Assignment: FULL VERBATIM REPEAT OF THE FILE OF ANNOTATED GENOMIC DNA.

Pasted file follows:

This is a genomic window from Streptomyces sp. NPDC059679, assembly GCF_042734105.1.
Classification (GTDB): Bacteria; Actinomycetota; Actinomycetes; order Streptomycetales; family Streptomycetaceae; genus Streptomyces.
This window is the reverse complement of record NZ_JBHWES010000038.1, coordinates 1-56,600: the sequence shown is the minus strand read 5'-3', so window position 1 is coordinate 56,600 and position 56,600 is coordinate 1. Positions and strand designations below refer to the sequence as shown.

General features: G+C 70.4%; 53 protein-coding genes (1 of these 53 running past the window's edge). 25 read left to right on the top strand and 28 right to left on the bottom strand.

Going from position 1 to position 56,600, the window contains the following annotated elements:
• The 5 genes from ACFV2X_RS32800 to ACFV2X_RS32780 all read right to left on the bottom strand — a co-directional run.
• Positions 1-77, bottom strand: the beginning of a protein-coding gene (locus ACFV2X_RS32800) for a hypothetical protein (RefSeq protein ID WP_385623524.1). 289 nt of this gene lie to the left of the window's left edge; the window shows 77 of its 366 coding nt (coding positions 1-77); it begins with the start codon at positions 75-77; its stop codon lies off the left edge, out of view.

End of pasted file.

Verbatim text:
This is a genomic window from Streptomyces sp. NPDC059679, assembly GCF_042734105.1.
Classification (GTDB): Bacteria; Actinomycetota; Actinomycetes; order Streptomycetales; family Streptomycetaceae; genus Streptomyces.
This window is the reverse complement of record NZ_JBHWES010000038.1, coordinates 1-56,600: the sequence shown is the minus strand read 5'-3', so window position 1 is coordinate 56,600 and position 56,600 is coordinate 1. Positions and strand designations below refer to the sequence as shown.

General features: G+C 70.4%; 53 protein-coding genes (1 of these 53 running past the window's edge). 25 read left to right on the top strand and 28 right to left on the bottom strand.

Going from position 1 to position 56,600, the window contains the following annotated elements:
• The 5 genes from ACFV2X_RS32800 to ACFV2X_RS32780 all read right to left on the bottom strand — a co-directional run.
• Positions 1-77, bottom strand: the beginning of a protein-coding gene (locus ACFV2X_RS32800) for a hypothetical protein (RefSeq protein ID WP_385623524.1). 289 nt of this gene lie to the left of the window's left edge; the window shows 77 of its 366 coding nt (coding positions 1-77); it begins with the start codon at positions 75-77; its stop codon lies off the left edge, out of view.